Lawmakers in Oregon are considering an energy initiative that sets some modest goals for phasing out coal-based generation and encouraging renewable energy sources. The plan also incentivizes the rollout of EV charging infrastructure by allowing charging station owners to sell clean-fuel credits.
A recent editorial in The Oregonian lambasted the Oregon Clean Electricity & Coal Transition Plan, saying it would do little to reduce carbon emissions, and would force all state residents to subsidize EVSE.
In a rebuttal to the Oregonian’s editors, Jeff Allen, Executive Director of the EV advocate group Drive Oregon, wrote that in fact, if the proposal becomes law, EV owners will more than pay back the cost of investments in charging, and Oregonians will actually see lower power rates.
Allen’s arguments may be relevant far beyond Oregon. Utilities around the country are encouraging EVs, which they see as an opportunity to sell more electricity (and doing their best to kill rooftop solar, which they see as a threat). Are EVs a net positive or a negative for electric ratepayers?
“There is ample evidence that growing numbers of electric vehicles will lower rates for all Oregonians,” writes Allen. “Utilities invest in power plants, transmission lines and other infrastructure to provide us all with electricity. When this infrastructure is used more efficiently, to deliver more kilowatt hours of power, those fixed costs can be spread, lowering the cost of each kilowatt hour for all ratepayers.”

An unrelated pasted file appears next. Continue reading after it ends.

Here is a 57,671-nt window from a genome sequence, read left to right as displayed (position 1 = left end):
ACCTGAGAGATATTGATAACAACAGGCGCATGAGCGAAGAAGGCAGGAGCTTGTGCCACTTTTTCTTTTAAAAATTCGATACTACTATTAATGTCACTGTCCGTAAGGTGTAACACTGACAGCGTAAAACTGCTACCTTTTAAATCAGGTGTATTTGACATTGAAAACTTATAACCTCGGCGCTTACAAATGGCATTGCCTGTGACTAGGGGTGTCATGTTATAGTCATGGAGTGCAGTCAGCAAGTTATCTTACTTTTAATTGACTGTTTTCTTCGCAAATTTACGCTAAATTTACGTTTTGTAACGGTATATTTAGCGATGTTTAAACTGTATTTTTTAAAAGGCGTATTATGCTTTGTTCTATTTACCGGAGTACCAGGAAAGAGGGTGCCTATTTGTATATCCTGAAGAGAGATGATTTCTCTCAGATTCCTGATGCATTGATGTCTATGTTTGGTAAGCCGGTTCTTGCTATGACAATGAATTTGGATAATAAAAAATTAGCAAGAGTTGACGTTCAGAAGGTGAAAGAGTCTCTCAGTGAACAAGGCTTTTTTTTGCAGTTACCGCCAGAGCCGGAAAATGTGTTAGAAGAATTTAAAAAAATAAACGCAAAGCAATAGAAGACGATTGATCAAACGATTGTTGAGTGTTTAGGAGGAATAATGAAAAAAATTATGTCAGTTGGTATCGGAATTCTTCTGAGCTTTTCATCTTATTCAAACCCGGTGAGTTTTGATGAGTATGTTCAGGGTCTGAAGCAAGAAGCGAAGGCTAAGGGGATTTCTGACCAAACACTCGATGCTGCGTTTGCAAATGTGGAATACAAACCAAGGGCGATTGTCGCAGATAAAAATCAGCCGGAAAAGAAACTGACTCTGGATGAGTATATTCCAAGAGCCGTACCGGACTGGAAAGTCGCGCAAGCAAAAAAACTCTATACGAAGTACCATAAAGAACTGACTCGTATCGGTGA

Allen goes on to point out that EVs can provide load-levelling and regulating services to the grid. “Since electric cars tend to charge at home, overnight, they provide a lot of value to utilities. One California study found that each electric car was worth between $2,788 and $9,799 to the utility and its ratepayers. Work in Washington State found similar results: electric car drivers subsidize the grid and lower power rates for everyone else.”
“Electric vehicles also stimulate Oregon’s economy by returning money to owners that would otherwise be spent on imported gasoline,” writes Allen. “One study found that every dollar shifted out of gasoline spending produces 16 times more jobs. Oregonians spend about $6 billion a year on gasoline, so the potential benefits of this ‘electric dividend’ are enormous – and not just for the families that buy electric vehicles.”